At the outset of the test, animals were first trained to recognize that there are food pellets along the wells in Montoya staircase for three consecutive days. The animals were able to familiarize themselves with the Montoya staircase and then the animals were deprived of food for 18 hours in order to facilitate their search for food. During the test, each animal was placed on the foot of the staircase which will enable them to climb the stairs in order to reach out, grasp, or retrieve the food pellets and each test session lasted for 5 min, at the end of which the time taken to climb up and down from the basement was recorded as exploratory motor activity (EMA).

RESULT

Motor Activity Test Using Montoya Staircase Test
The results of exploratory motor activity test using Montoya staircase method were shown in Table 1. This showed that there was a non-significant decrease in the mean time taken for the animals to reach the top of the six stairs throughout the 3 weeks of administration. While the animals in group II that received the minimum concentration (12.45mg/kg b.w) of mercury chloride had the mean time taken to reach the stairs increased (P ≥0.05) between the 1st and 2nd week of administration. The increase in the mean time taken was statistically significant (P≤ 0.05) between the 1st and 3rd week, and between the 2nd and 3rd week, respectively as shown in Table 1. The results showed that the time taken for the animals to reach the top of the stairs was significantly increased in both groups III and IV animals. There was significant increase in time taken by the animals between week 1 and 2, between week 1 and 3 and between week 2 and 3, respectively in group III and IV animals.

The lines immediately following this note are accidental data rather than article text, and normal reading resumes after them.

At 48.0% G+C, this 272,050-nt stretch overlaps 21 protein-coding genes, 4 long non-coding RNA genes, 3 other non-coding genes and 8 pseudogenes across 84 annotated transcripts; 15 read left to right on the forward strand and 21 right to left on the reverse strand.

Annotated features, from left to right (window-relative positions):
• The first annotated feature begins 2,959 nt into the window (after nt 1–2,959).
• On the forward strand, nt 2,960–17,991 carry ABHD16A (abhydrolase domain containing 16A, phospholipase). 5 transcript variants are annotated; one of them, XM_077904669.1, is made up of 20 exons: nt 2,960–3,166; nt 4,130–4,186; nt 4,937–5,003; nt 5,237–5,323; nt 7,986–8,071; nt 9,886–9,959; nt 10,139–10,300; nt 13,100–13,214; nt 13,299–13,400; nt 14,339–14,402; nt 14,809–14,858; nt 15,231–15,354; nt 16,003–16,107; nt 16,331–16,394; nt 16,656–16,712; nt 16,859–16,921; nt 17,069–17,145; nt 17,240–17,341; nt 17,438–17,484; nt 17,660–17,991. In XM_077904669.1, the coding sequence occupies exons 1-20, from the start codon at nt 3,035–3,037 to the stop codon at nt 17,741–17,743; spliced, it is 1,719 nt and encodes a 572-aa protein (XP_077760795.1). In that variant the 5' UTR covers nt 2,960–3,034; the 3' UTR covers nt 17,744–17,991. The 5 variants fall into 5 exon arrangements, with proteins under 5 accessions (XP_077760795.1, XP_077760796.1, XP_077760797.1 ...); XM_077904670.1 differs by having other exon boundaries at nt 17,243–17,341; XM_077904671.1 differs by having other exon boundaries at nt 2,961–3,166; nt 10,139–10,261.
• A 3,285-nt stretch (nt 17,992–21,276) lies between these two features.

Table 1: The mean time taken to explore Montoya staircase used for testing motor activity

Histological Observation
The cerebellum of the animals control group (group I) showed cytoarchitecture of the Molecular,
Granular and Purkinje cell layer appearing normal as shown in plate 1.While group II animals showed similar cellular architecture with cells and layers looking normal in plate 2. The histological observations for the group III animals as shown in plate 3 depicts normal molecular and granular layer but there was degeneration of the purkinje cells within the Purkinje cell layer. The same pattern of histological changes was observed in group IV for the purkinje cells with cells showing mark degeneration as shown in plate 4.